User Experience Researcher
Design a way to manipulate and deceive perceptual cognition
Munira Kazi, Rebecca Hodge and Devin Wang
Artefact analysis, Information visualisation
24.11 – 08.12.2022
We started the project by researching methods of disguise to get a sense and scope of the different methods of disguise from which we could later narrow down and apply the learned to our project. We looked at examples from the military, and animal kingdom, and optical illusions.
Part of our research was artefact analysis of materials that are widely available for the people and because we were still searching for an entry point for a topic we decided to analyse facial mask, makeup, sunglasses and dupatta (scarf) as disguising materials. All that process helped us to define criteria for disguising and some initial ideas of application contexts.
The discussion about all four artefacts allowed us to see where we are drawn and make conclusions on which object we perceived that will have the most potential to be explored. We decided to focus on a surgical face mask for our Artefact analysis exercise.
Despite all the research, we were still hanging on the question of what exactly we wanted to disguise from the face – facial expressions or identity in particular.
For our information physicalisation, we worked with a piece of research about how facial masks change the perception of one’s beauty both to females and males. We considered a few different approaches to making it: using pins and ropes, simple blocks but we ended up using cardboard cutouts colour-coded representing bar charts.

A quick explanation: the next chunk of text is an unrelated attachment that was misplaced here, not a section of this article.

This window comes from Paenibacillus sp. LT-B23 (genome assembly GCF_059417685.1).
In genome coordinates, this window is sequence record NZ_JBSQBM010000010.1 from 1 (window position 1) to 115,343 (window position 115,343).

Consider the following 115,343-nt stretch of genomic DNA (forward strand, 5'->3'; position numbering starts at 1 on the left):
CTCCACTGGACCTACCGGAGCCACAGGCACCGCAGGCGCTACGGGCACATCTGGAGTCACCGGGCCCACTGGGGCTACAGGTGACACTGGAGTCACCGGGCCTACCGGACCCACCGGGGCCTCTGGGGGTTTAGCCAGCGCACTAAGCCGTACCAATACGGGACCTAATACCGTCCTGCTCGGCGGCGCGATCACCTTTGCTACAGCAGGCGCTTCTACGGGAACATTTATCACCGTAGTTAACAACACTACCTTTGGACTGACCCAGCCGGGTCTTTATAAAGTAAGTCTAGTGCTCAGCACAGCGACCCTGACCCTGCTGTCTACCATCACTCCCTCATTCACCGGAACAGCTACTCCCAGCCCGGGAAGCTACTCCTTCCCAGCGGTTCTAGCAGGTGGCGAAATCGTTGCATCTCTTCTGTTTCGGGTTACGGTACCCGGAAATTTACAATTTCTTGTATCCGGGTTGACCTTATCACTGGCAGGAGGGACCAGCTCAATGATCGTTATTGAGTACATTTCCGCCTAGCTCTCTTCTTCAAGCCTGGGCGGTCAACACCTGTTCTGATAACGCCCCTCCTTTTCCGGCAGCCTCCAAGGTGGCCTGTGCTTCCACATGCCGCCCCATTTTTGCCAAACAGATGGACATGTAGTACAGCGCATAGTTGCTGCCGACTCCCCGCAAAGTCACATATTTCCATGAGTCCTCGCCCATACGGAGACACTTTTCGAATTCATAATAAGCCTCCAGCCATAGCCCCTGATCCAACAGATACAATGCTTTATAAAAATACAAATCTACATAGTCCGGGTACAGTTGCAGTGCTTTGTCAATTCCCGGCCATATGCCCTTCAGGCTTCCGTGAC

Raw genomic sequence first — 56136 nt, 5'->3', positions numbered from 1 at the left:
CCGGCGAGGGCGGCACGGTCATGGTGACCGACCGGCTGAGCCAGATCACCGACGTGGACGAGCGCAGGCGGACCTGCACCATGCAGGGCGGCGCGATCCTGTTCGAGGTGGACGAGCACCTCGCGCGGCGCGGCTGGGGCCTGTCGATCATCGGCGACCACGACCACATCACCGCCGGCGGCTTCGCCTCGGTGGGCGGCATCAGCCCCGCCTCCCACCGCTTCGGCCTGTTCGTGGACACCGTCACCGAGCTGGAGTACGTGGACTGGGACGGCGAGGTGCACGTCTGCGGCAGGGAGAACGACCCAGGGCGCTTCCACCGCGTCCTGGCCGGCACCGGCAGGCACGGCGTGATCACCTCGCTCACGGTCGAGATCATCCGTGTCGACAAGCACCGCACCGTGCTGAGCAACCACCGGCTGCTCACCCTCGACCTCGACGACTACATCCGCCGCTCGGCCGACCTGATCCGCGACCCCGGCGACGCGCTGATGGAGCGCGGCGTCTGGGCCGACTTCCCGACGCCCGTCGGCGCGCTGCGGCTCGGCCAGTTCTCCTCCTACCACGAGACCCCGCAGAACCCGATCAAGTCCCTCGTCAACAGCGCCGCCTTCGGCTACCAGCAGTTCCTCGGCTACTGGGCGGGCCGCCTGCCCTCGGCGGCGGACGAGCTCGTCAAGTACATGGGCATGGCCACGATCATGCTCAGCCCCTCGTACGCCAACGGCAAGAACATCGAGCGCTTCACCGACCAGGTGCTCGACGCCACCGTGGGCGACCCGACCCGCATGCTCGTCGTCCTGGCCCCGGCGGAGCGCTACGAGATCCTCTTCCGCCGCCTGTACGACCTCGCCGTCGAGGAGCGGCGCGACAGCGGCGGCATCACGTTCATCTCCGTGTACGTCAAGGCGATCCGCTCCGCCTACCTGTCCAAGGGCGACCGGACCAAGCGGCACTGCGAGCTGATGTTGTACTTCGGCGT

Despite the quite abstract concept of beauty, we could have done better by using facial masks as points to express the information and tie it to our project theme which could have given us a potential interesting insight on the matte and helped us forward in our project.
After a brainstorming session we had, we decided to make a game where we gave five subjects a mask they had to wear with a drawn face that they were not allowed to see and a note telling them what facial expression they should exhibit under the mask. The note and the mask’s facial expression were on purpose disconnected. The audience had to guess their emotion.
On the tests, we observed that people are capable to seek information from the visible areas of the face and either trying to guess with high certainty what is the emotion on the hidden parts of the face based on their accumulated experience or looking at the body language of the mask-wearer and gather the needed information from clues such as head tilt, shoulders, posture, etc.